Close this search box.

The Standard Price for Video Games is Back to $69.99

The Standard Price for Video Games is Back to $69.99

After decades of growing development costs and not a single change to video game pricing, next-gen games’ prices are changing to $69.99.

After decades of growing development costs and not a single change to video game pricing, next-gen games’ prices are changing to $69.99.

Credit | The Verge

2020 marks the rebirth of $70 video games, bringing an end to 15 years of $60 standardized video game pricing.

The next-gen (current?) Xbox Series X and PlayStation 5, which both launched this week, brought around a return to the $70 video game, which realistically should have been the regular for the past couple of years.

The first indication of any major change came with NBA 2K21’s pricing scheme of $60 for current-gen consoles, but $70 for an upgrade to next-gen systems.

Following the NBA series’ decision to change games to $70, other game makers and developers followed, even with console manufacturer Sony bringing their pricing up to $70 for some PlayStation 5 launch games.

This $10 shift marks a surprisingly large shift in pricing for video games, and revenues from gaming in general. This change is incredible given the consistent $60 price tag for games over the past decade.

According to the research firm, NPD Group, “$69.99 may be the new standard pricing for next gen titles.”

Like stated, Sony’s decision to place some launch titles at $70 confirms that decision, mostly following higher developmental costs and more expensive creative processes.

“Our own Worldwide Studios titles will be priced from US$49.99 to US$69.99 on PS5,” said Sony Interactive Entertainment President and CEO Jim Ryan.

This marks the biggest industry change to video game pricing since Activision’s 15 year old Call of Duty retailed for $59.99. While that was considered a massive leap from the industry’s $49.99 standard, at a 20% markup, this extra 10% adds on quickly.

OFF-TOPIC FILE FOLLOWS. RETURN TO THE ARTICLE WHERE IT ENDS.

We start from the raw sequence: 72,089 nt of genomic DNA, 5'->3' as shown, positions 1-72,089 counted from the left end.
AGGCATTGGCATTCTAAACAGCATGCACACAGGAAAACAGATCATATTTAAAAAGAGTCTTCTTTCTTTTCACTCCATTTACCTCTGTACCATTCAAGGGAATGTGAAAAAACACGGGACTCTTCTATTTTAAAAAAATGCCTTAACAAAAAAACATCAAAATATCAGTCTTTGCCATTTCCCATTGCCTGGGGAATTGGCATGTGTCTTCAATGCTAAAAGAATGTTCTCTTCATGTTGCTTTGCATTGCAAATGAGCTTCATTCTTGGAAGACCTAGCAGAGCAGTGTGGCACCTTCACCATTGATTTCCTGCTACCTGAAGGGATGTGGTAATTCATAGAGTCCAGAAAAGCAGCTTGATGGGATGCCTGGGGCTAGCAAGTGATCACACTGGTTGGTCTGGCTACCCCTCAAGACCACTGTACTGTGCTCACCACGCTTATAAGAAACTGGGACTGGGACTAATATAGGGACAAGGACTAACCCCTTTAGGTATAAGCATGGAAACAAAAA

That 15 year old change occurred around the time of the transfer between PS2/Xbox to PS3/Xbox 360.

Statural Bites

Sign up for our newsletter to get bite-sized news about all five of our categories.

That price change, combined with this year’s price change, follows recent publisher changes to create more revenue per user.

Like with the aforementioned Call of Duty series, publisher Activision has been making more changes to continuously profit from concurrent players.

Collector’s editions, season passes, in-game purchases, loot crates, boxes, whatever you call it, have been created to help make money of off determined players.

This big change has been pretty widely adopted by major game developers and franchises all over the world.

All of these changes are in response to more powerful technology, which also happens to be more expensive, as well as more expansive open worlds, which are notably more expensive than other types of games.

Development costs for developing a game, can alone, cost anywhere between $60 million to $300 million. These dev costs have been growing consistently since video games were invented.

$50-$60 games in the past, with inflation, would now cost almost $100 dollars, showing just how much this pricing technique has affected things.

While development costs have increased, game price tags haven’t, which has led to some significant struggle on developers and publishers.

While $100 for a game might not be socially acceptable (or financially acceptable), currently, a $10 price step realistically isn’t that big of a step compared to how much development has increased over time, in relation to how much game prices have increased.

SIE (Sony Interactive Entertainment), has a good explanation, which I feel really explains why many PS5 games will cost above $60, and why that’s representative of the gaming industry nowadays.

According to a report by Bloomberg, SIE has said pricing is “reflective of the growing development resources needed for these ambitious games.”

Take-Two follows a similar explanation, explaining “we (Take-Two) don’t have a pricing strategy. We charge much, much less than the value we deliver, that’s our pricing strategy, if we have one.”

Throughout whichever explanation, most developers and publishers agree with one thing:

Developing a game has become exponentially more expensive, and even with upping game prices, development costs make that price a value comparatively.

Companies can lose hundreds of millions if their game if priced too low, and have to then rely on intrusive in-game purchases and loot boxes to try to gain a profit from said game.

All in all, just think of the hundreds of millions going into development, and remember that your extra $10 help keep these companies in business and helps to push away from intrusive pricing and purchases.



Sign up for our newsletter to get bite-sized newsletters!

More Like This



Sign up for our newsletter to get bite-sized newsletters!